This post may contain affiliate links which is shown by a *. This means if you click on a link I may get a small commission at no cost to you.
If you are going to invest, one of the important elements you need to consider is your attitude to risk. Some people are risk-averse, which means they do not want to take the chance of their capital being risked, no matter the circumstances. There are then those that are happy to take calculated risks if it means they have the opportunity of a greater return overall. There are then other people that sit somewhere in the middle. So, how do you decide what level of risk you are comfortable with? Lets’ take a look…
Determining your attitude to risk
When it comes to investing, only you can determine what level of risk you are comfortable with. You need to think about the amount of money that you can seriously afford to lose. After all, all investments carry a degree of risk. You should then look at some high-risk investments, for example, this list of high beta stocks, and also look at some low-risk investments, so you can determine what sort of investment journey appeals to you the most. Don’t simply follow what other people are doing either. Just because your friend has made a good chunk of money investing in something does not mean that you will. You should never step out of your own risk profile.
Building a portfolio that suits your risk level
Think about how much money you can afford to lose without it having a negative impact on your life when determining what sum of money you should invest. You need to think about how much you could cope if your investments went down by 10, 30, or 50 per cent, and this will help you to put limits on yourself so that you do not hold onto a losing investment for too long.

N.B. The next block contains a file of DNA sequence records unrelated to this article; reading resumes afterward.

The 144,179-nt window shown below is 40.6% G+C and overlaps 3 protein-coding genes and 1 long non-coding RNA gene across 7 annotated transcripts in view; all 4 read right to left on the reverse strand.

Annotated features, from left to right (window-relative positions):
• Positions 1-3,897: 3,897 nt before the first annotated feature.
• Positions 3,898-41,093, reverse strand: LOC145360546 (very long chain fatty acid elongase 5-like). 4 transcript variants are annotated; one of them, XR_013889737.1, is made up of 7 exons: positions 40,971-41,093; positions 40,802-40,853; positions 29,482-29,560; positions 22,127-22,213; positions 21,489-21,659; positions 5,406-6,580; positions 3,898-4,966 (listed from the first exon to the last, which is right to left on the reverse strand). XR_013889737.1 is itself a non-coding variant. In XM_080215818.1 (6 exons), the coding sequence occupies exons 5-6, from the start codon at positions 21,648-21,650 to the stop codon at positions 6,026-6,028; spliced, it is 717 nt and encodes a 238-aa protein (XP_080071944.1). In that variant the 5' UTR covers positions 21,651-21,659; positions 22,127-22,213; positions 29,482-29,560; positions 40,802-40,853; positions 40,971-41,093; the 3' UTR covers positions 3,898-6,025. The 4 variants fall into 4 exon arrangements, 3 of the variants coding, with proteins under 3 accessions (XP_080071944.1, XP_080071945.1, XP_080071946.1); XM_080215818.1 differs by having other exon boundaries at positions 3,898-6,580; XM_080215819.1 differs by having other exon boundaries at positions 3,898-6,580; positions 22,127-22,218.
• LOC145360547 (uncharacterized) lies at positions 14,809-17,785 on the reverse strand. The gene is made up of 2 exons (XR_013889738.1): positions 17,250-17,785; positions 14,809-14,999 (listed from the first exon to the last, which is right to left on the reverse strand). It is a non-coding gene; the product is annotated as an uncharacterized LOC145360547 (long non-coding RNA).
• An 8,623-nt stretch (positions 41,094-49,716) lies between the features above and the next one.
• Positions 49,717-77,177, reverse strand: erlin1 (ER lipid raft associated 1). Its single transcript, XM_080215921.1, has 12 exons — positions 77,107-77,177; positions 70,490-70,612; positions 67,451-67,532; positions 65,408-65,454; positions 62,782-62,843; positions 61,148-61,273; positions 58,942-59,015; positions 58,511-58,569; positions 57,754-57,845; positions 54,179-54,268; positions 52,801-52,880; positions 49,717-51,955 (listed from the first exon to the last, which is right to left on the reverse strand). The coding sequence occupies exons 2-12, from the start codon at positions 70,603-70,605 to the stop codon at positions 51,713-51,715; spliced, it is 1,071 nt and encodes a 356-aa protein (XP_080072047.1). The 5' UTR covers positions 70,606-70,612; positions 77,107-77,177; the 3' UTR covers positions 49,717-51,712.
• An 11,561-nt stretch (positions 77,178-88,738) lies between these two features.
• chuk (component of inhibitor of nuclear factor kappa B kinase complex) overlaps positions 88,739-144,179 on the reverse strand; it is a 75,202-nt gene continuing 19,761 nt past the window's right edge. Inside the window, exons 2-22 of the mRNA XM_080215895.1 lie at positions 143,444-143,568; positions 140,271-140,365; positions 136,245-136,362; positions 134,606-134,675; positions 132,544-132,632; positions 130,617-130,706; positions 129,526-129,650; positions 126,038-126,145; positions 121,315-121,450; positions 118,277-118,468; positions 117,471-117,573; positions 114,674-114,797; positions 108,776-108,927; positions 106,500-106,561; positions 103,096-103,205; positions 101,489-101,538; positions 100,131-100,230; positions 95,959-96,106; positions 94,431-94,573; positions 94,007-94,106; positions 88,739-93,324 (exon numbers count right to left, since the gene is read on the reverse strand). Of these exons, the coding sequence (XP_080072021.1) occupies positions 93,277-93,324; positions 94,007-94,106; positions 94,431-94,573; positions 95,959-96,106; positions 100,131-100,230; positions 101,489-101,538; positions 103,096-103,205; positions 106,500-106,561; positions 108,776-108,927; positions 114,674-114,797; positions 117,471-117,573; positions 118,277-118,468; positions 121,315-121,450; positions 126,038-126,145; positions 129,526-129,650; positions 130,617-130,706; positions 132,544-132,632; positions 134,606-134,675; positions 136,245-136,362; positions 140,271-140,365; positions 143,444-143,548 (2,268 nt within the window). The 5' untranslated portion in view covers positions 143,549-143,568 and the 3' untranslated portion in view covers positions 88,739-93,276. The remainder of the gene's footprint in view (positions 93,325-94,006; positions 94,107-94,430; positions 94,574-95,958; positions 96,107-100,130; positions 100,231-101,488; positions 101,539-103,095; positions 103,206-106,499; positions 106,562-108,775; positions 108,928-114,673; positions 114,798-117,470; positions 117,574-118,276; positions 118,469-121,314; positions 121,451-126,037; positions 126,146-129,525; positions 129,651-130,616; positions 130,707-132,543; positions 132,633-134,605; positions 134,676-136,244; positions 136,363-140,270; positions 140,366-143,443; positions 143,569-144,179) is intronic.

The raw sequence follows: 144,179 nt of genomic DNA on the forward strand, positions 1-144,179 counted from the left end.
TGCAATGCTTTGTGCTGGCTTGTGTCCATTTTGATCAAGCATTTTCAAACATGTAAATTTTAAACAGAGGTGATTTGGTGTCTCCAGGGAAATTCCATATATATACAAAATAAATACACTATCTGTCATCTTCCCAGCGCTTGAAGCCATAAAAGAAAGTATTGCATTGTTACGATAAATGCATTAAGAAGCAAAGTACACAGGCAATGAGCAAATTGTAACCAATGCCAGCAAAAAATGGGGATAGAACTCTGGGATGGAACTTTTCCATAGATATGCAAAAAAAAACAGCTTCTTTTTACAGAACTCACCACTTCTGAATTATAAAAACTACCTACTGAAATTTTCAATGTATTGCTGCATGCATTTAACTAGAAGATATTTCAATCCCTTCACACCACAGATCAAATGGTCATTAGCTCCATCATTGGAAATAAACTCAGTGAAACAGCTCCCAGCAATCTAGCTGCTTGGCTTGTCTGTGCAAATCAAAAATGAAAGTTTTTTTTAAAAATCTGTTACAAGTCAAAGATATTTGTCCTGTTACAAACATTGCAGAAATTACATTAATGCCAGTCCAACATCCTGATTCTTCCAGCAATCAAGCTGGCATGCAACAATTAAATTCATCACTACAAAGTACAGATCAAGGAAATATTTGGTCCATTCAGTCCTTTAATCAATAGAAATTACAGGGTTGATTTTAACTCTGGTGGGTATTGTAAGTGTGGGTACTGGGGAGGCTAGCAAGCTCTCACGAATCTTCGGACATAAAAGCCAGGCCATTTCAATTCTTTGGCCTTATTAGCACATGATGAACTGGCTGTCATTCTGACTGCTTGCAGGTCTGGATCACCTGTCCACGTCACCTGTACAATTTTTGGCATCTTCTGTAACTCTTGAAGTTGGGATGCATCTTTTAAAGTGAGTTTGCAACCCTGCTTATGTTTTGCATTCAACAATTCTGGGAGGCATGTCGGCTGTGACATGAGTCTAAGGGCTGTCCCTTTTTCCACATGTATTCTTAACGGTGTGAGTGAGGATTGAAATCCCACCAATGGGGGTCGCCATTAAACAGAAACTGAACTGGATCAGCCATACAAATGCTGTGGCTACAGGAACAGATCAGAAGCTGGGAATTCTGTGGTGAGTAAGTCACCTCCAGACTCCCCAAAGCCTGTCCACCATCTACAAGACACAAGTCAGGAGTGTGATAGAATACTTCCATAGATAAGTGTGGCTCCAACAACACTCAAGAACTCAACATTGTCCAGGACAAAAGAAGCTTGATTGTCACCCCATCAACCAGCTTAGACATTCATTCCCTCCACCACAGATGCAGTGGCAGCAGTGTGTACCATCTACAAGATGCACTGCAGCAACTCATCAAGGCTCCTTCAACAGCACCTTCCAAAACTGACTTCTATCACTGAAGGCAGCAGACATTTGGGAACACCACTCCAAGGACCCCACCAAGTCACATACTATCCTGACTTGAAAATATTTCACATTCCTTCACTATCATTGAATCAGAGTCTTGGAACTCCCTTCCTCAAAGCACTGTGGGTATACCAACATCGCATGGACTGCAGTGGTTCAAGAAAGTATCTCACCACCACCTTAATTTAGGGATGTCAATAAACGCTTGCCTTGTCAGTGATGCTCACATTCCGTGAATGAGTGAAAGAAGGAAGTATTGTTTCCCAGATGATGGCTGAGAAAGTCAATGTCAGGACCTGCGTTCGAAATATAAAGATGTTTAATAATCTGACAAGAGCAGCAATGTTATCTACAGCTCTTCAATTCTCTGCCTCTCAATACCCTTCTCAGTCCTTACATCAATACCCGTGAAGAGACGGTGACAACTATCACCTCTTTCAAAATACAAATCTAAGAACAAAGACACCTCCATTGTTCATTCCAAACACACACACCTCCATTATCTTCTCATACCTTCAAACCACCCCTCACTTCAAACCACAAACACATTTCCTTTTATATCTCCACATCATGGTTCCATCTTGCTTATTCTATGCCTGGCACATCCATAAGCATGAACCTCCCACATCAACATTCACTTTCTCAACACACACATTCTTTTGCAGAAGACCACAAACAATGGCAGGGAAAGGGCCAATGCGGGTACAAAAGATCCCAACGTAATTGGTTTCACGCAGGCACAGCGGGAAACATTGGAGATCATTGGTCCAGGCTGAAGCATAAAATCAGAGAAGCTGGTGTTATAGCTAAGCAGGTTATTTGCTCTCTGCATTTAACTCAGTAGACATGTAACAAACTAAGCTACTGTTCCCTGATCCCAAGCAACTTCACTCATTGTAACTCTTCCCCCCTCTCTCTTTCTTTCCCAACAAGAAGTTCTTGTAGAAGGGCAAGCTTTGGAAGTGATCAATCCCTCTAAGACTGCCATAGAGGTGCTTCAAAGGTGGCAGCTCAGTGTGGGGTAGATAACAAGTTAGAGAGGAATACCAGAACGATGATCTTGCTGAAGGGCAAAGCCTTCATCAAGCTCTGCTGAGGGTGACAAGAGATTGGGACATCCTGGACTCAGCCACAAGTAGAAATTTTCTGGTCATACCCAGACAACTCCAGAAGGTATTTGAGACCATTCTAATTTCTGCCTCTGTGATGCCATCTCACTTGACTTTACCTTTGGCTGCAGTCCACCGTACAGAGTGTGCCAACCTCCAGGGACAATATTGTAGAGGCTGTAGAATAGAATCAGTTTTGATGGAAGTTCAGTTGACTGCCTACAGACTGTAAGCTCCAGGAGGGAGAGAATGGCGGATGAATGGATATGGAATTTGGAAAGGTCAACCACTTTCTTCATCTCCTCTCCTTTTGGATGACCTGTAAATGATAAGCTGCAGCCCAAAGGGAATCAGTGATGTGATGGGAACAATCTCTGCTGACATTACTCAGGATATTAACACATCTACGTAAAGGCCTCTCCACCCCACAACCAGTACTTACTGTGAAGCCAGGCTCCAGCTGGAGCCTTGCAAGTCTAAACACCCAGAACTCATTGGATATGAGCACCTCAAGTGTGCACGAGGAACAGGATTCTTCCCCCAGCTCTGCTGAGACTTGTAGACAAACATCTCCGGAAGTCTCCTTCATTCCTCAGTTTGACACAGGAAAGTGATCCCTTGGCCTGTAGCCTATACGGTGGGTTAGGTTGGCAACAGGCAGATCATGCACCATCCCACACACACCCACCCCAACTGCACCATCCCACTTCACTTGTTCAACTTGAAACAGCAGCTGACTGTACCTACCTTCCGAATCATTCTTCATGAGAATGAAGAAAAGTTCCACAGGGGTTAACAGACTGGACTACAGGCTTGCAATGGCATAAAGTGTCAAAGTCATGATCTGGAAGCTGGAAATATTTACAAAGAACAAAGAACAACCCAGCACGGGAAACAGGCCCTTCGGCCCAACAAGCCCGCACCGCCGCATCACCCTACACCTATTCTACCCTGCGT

Your time horizon
Another important factor you need to consider is your investment timeframe. This has a huge impact on your risk tolerance. If you think that you are likely to need your cash within the next five years or so, investment risks are unlikely to be worth taking because you won’t have any time on your side to weather any storms. The longer your timeframe, the most you will be able to withstand any losses in the short-term and see the recovery of your investments.
Hopefully, you now have a better understanding regarding your risk attitude in terms of investing. As you can see, there are a number of different factors that need to be considered when determining how much to invest and what investments to go for. Nevertheless, ultimately, it all comes down to you and your comfort levels. Don’t simply copy someone else – make sure your investment portfolio is right for you.